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Ticks and tick-borne diseases

Acute-phase response in Babesia canis and Dirofilaria immitis co-infections in dogs.


PMID 28802807

Abstract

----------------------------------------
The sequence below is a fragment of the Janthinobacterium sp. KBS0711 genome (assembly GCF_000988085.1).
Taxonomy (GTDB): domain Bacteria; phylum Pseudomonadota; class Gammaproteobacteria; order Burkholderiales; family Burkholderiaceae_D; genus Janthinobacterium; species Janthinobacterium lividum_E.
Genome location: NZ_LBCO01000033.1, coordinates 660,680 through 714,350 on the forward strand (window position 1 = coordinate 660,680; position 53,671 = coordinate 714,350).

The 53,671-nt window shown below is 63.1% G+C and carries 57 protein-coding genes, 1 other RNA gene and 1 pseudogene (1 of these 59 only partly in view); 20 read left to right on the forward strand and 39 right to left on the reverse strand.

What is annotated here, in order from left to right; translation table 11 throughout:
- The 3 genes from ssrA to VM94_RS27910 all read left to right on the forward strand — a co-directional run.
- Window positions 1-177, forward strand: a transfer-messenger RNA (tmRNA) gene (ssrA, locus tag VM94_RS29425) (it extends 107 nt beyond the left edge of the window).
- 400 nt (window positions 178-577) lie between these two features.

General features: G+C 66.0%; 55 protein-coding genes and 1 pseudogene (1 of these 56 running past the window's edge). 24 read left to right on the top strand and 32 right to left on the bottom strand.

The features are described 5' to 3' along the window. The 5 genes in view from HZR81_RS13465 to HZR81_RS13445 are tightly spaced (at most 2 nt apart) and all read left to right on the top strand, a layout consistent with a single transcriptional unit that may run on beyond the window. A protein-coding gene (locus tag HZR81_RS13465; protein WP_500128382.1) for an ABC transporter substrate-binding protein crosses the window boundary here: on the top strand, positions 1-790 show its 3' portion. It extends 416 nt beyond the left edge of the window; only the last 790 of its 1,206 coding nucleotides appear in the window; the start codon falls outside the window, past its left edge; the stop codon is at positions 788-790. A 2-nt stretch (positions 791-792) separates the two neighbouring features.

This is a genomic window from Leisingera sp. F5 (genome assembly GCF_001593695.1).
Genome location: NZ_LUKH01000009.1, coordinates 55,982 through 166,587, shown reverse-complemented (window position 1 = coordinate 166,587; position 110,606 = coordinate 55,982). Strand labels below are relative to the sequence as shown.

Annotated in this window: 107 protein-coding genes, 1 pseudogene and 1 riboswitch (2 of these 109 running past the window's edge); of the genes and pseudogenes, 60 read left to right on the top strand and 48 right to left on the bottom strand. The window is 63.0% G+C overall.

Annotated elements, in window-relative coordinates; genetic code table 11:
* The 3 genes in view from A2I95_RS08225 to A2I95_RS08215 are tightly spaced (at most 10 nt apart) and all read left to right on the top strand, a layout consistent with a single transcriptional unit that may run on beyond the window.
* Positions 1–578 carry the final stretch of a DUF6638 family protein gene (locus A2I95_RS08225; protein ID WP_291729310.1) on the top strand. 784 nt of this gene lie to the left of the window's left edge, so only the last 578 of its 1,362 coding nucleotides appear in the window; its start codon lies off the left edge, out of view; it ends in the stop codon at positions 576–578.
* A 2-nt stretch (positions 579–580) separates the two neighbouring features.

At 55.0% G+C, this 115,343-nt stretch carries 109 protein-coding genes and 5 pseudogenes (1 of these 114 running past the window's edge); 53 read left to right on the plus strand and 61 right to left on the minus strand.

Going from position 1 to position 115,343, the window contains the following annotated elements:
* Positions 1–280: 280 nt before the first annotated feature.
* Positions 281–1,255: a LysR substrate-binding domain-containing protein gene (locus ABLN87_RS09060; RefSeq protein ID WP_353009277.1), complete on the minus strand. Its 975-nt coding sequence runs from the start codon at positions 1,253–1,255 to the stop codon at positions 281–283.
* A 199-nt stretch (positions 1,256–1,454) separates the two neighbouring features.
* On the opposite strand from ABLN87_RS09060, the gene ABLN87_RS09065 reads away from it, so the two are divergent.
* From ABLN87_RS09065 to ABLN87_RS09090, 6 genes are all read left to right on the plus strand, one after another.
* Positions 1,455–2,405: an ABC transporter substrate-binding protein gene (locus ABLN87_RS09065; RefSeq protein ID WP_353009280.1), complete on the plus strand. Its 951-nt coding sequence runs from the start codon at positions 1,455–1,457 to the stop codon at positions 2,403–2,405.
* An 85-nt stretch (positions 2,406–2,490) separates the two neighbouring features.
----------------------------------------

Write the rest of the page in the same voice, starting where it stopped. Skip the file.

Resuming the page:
Babesia canis and Dirofilaria immitis are emerging and geographically overlapping vector-borne pathogens in dogs. Infection with B. canis leads to acute-phase response (APR) that can be mild to severe and results in either non-complicated or complicated forms of the disease. The aim of this study was to determine whether acute B. canis infection is more severe in dogs with underlying asymptomatic D. immitis infection. Dogs of both sexes, different ages and breeds, with naturally occurring mono-infections with B. canis (n=13) and D. immitis (n=18) and co-infected dogs (n=7) were enrolled as well as healthy controls (n=15). Routine haematology and biochemistry, agarose gel electrophoresis (agEF) protein fraction separation and enzyme-linked immunosorbent assay (ELISA) for serum amyloid A (SAA) were performed. Based on clinical and laboratory findings, sepsis was diagnosed in the majority of dogs with acute B. canis infection with or without underlying asymptomatic D. immitis infection. Overall, haematology, biochemistry and agEF pattern changes were induced and dictated by acute B. canis infection whether or not the dogs had an asymptomatic D. immitis infection. D. immitis infection slightly influenced the level of anaemia, slightly aggravated the level of dehydration and increased the concentration of γ-globulins in acute-phase B. canis infection. D. immitis infection prevented B. canis-induced leukopenia. SAA equally increased in dogs with acute B. canis infection with or without underlying D. immitis infection. The level of SAA was not changed in dogs with asymptomatic D. immitis when compared to the controls. In conclusion, asymptomatic D. immitis infection does not influence overall APR after acute B. canis infection.